Anyway, after that first episode, the remaining seven all try their best to rush to the finish line of the various different threads running through each character. George-Michael (Michael Cera) has his fake internet security software company causing troubles for him, Tobias Funke (David Cross) is seeking shelter with his adopted family, and Gob Bluth (Will Arnett) is still reeling from the supposed death of Tony Wonder (Ben Stiller). It’s a lot for this relatively short season to cover and it feels like that 10-month gap between halves wasn’t spent trying to consolidate these plotlines in any meaningful manner.
What I mean is, the show wears the same clothing that it used to, but nothing fits anymore. There are the fakeouts and censored curse words and late episode revelations, but the punchlines seem to be coming out of thin air. I suppose George-Michael hiring Gob and then indirectly getting involved with the Chinese makes logical sense, but it has no build-up in any of the previous episodes. It’s just a thing that happens and then takes until the end of the season to get resolved.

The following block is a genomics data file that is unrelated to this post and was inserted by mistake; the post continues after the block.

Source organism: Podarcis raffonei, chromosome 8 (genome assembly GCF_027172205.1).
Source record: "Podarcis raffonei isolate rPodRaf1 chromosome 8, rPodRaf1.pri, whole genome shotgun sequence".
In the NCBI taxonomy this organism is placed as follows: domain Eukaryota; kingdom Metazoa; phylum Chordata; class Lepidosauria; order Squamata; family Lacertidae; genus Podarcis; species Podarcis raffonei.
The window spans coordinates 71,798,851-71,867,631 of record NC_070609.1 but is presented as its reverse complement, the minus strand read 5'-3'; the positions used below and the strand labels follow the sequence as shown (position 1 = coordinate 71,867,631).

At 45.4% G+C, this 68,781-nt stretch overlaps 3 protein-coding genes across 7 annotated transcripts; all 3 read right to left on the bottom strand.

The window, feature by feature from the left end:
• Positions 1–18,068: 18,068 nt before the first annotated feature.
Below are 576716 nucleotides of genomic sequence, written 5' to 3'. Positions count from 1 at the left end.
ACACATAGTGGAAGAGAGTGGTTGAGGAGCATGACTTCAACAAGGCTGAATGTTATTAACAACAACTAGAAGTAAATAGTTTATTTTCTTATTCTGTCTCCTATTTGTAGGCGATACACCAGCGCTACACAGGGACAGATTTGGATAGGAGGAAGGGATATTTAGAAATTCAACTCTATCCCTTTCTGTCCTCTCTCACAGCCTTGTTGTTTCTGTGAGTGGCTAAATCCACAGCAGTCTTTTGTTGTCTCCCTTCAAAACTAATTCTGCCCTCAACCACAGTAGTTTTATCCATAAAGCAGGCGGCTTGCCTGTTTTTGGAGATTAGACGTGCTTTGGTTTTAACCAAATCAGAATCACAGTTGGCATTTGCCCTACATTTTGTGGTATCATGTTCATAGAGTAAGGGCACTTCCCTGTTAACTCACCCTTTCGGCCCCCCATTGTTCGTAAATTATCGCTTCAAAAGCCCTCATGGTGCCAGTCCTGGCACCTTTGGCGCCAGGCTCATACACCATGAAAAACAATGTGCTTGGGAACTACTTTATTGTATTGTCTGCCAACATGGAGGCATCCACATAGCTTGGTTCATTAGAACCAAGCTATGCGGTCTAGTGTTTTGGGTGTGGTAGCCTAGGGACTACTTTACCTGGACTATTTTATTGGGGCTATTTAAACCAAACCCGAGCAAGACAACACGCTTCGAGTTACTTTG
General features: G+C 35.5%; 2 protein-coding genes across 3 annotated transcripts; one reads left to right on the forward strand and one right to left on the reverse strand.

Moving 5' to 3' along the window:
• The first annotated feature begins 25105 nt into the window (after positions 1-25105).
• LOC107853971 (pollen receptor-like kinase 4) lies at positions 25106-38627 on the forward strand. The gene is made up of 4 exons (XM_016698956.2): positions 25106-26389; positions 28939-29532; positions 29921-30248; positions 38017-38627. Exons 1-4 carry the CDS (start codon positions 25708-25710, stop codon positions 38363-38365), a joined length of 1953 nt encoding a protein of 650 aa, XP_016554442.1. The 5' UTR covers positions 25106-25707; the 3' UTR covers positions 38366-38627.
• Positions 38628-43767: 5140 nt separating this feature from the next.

I’m also not sure what all the callbacks to the original run are about. We still have characters quoting, “There’s always money in the banana stand,” but that plot point is barely relevant to this season and mostly reminds me of times when the show was legitimately good. I guess that’s better than being reminded of anything from season four, but these jokes feel like the writers were trying to have their cake and eat it too.
That’s not to say some moments aren’t funny. There are a couple of raunchy lines that each Bluth throws at each other, but the tone of the comedy is a lot meaner than it ever used to be. I know the original run was all about Michael hating his family and reluctantly solving their baggage, but everyone really seems to hate each other in the Netflix episodes. Season four went heavy on this, but I don’t understand why Michael decides to stick around after all the crap that happens here.